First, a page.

N. A. BERDYAEV  (BERDIAEV)

DEADENING  TRADITION

(1915 - #192)

I.

         Tradition can be alive and active even for our time. But tradition can also be ossified, deadening and moribund. Frequently even the words of a great tradition sound lifeless and dead, evoking nothing, except the memory. A tradition finds justification, as a living, a creative energy. But as a mere remembrance, now already powerless to create life, it cannot make pretense to being a guide for life. And truly there is much in tradition of the ossified and vapid: from dead lips and already repeated dead words. The article of Vyach. Ivanov, "Living Tradition",1  written in reply to me, has produced upon me the impression of a refurbished stylisation of the old, already moribund Slavophilism. The words no longer sound alive, they are neither energised nor dynamic. V. Ivanov has not succeeded in conveying the feel of a living tradition. He attempts to write in the style of the old Slavophilism. And so deadened already have become so many of the old thoughts and words, that they bestow upon this article by one of the most significant of modern poets, a ponderousness, surmounted only with difficulty. It is difficult to feel, that Slavophilism continues to live in the article of V. Ivanov. This article is striking with its abstractness, it is not connected with the concrete Slavophilism, it repeats the Slavophil ideas, but it nowise conveys the Slavophil feeling for life. And the authentic, the formerly alive Slavophilism was, first of all, a manner of soul, a feeling within life, a tradition familial and of the national way of life, and only thereafter a doctrine and ideology. I tend to think, that Slavophilism played an enormous role within the history of our national self-awareness, and I believe, that within Slavophilism there was something quite fine, and that from it even still til now have remained vital seeds. Slavophilism was more remarkable of idea than Westernism. But Slavophilism -- was complex a phenomenon, and from it emerged various lines. Certainly even Vl. Solov'ev originates from Slavophilism, and not from Westernism, though he was a fierce critic of a degenerated Slavophilism.

         But from Slavophilism has remained also a moribund tradition, dead concepts and words. And from this corpse-like poison we ought to free and cleanse ourself. The living, the creative energy of any current of ideas never degenerates into a mere repeating of the ideas, of the doctrines and teachings of this current. This energy -- is the seed of new life. To continue on with the living, the creative deed of the Slavophils and Dostoevsky -- means to develope and cultivate the seeds cast forth by them, to go not only further than they did, but also to surmount them, sometimes even to scorch them. However, to merely repeat the teachings, the doctrines and the platforms, signifies fidelity to a dead, and not living tradition.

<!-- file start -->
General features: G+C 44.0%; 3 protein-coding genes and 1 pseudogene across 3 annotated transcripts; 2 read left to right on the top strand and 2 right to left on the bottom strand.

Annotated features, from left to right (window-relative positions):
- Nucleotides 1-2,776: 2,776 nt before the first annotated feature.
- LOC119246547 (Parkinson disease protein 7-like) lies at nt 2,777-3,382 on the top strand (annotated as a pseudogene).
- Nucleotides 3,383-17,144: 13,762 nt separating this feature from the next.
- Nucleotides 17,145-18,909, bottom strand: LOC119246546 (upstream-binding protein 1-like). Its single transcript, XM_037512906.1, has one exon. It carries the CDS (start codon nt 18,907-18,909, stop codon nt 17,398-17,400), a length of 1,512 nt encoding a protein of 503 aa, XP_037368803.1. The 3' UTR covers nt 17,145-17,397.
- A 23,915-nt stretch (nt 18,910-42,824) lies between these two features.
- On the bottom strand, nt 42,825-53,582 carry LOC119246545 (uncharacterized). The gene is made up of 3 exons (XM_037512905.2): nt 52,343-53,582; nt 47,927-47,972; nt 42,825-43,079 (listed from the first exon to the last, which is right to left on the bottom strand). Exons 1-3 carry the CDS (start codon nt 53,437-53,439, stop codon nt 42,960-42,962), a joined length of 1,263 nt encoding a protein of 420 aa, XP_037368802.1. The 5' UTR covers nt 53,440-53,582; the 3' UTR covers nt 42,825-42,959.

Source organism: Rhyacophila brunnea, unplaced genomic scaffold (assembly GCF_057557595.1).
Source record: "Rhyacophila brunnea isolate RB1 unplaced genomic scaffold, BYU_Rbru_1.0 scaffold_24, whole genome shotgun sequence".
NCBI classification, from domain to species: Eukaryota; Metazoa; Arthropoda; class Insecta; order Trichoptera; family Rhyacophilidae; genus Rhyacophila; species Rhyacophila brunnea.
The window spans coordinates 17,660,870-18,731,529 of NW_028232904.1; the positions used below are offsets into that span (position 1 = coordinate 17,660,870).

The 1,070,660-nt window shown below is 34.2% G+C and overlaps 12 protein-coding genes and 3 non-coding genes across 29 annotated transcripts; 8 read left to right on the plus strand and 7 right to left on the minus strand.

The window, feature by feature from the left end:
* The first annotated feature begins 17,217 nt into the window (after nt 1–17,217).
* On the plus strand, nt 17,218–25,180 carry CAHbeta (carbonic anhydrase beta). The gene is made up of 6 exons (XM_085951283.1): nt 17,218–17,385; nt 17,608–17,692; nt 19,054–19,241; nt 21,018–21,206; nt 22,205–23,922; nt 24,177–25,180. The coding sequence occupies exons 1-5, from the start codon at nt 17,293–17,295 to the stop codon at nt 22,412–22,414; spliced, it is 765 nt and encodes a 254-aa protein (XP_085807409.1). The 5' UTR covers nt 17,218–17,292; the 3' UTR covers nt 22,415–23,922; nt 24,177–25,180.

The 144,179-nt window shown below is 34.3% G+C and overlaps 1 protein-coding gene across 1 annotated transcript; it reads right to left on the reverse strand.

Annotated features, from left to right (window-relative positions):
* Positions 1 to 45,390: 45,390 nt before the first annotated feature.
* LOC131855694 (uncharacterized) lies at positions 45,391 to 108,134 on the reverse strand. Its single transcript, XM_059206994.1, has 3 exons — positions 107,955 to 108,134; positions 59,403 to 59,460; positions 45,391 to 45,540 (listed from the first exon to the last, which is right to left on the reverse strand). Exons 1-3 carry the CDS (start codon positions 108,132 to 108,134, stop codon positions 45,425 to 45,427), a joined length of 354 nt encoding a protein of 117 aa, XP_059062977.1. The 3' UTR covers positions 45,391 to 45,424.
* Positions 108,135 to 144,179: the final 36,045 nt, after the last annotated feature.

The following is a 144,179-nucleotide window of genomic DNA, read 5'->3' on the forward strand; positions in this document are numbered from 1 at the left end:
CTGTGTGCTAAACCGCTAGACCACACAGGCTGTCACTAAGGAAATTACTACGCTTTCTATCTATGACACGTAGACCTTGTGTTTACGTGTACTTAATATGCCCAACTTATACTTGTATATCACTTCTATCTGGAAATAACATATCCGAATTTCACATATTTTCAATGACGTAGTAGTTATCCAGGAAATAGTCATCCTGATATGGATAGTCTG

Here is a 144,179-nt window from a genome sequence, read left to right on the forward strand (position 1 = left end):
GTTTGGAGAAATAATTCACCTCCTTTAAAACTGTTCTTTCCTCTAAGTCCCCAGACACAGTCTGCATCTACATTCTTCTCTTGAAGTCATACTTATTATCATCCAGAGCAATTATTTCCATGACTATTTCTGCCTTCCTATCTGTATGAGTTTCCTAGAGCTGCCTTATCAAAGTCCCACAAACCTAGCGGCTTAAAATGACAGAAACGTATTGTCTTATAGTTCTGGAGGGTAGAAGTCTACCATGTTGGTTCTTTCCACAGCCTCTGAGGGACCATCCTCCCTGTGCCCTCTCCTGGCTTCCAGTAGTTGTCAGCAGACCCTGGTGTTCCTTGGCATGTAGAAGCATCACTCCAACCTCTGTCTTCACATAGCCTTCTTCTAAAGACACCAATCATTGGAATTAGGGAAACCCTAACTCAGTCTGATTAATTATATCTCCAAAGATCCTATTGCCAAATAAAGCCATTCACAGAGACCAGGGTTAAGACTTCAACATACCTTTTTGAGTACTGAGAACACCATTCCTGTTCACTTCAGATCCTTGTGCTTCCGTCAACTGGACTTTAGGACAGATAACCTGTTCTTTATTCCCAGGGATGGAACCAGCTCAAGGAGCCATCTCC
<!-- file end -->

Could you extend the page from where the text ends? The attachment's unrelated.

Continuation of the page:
V. Ivanov provides such an abstractly-metaphysical definition of Slavophilism, that amidst it vanish all the sorts of distinctions and oppositions. If the Slavophil -- is everyone, who believes in the mentally-posited and noumenal soul of Russia, then not only am I -- a resolute Slavophil, but the rather that the Slavophil is everyone, who does not recourse to the grounds of positivism and phenomenalism. To admit of the nation as a metaphysical reality, an organism, concealed behind the currents of the phenomena of national life is something possible also for the "Westerniser". The metaphysician and the mystic can also not be a Slavophil. The Russian mystical movement at the beginning of the XIX Century was a matter "Western", and not "Slavophil". And this movement has left behind a legacy within the religious life of the people.2  On another hand also, V. Ivanov is too keen on wanting to connect his definition of Slavophilism in context with Platonism, with the Platonic world of Ideas.

         This however is nowise characteristic of the concrete  Slavophilism, which was grounded more within the historical, than the abstract-metaphysical.

         The attraction to Platonism -- is moreso the result of contemporary philosophical currents, quite alien to the Slavophils. Quite strong in them was the customary lifestyle, the connection with the historical national flesh. Modern mystical mindsets are totally inapplicable to the Slavophils. The Slavophils -- were not mystics and they did not know the mystics. These were people of a solid earth, the customary lifestyle, attached to everything historically-concrete, with a great deal of sobriety in outlook, and rationality in thinking.

         Dostoevsky -- is a man of altogether different a sort, a different type, of different an era. He was already not a Slavophil in the precise meaning of the word, though he also made use of many of the moribund Slavophil concepts. In Slavophilism there was nothing of the catastrophic, there were no apocalyptic outlooks, which are so characteristic of Dostoevsky and Vl. Solov'ev.3  The since begotten catastrophic sense of life ultimately cuts us off from the Slavophils and makes it impossible to return to their accustomed felicity and their solid footing.

II.

         V. Ivanov, in consequence of the Slavophils and Dostoevsky, sees the modern visage of Russia, its mentally-graspable essence, as Holy Rus'. Granted that Russia phenomenal be sinful, but Russia noumenal remains holy, a land of saints, living with the ideals of sanctity. The idea of "Holy Rus'" long since already has lost its freshness and aroma. It becomes all the more and more abstract, bereft of life. The tradition concerning the sanctity of Rus' -- is already a non-living tradition. It is impossible to deny, that in the flourishing of the religious life of the Russian people there have been great saints and ascetics. The image of St. Sergei of Radonezh plays definitive a role within Russian history. And still not so long ago, already yet still in the XIX Century from the bosom of the religious life of the Russian people there appeared the image of the dazzlingly luminous sanctity of Seraphim of Sarov. The sanctity was fundamental to the spiritual life of the Russian people, just as to every Christian people. Our saints -- are nationally unique, they -- are Russian. But in the sanctity is nothing specifically and exclusively Russian. There were saints in all the Christian lands, and the sanctity represented a flourishing within the life of the Christian peoples. Italy has produced images and visages of sanctity, and it, certainly, has the right to conceive of itself as an "Holy Italy". Sanctity is something at the point of departure, something initially fundamental within the history of the Christian peoples.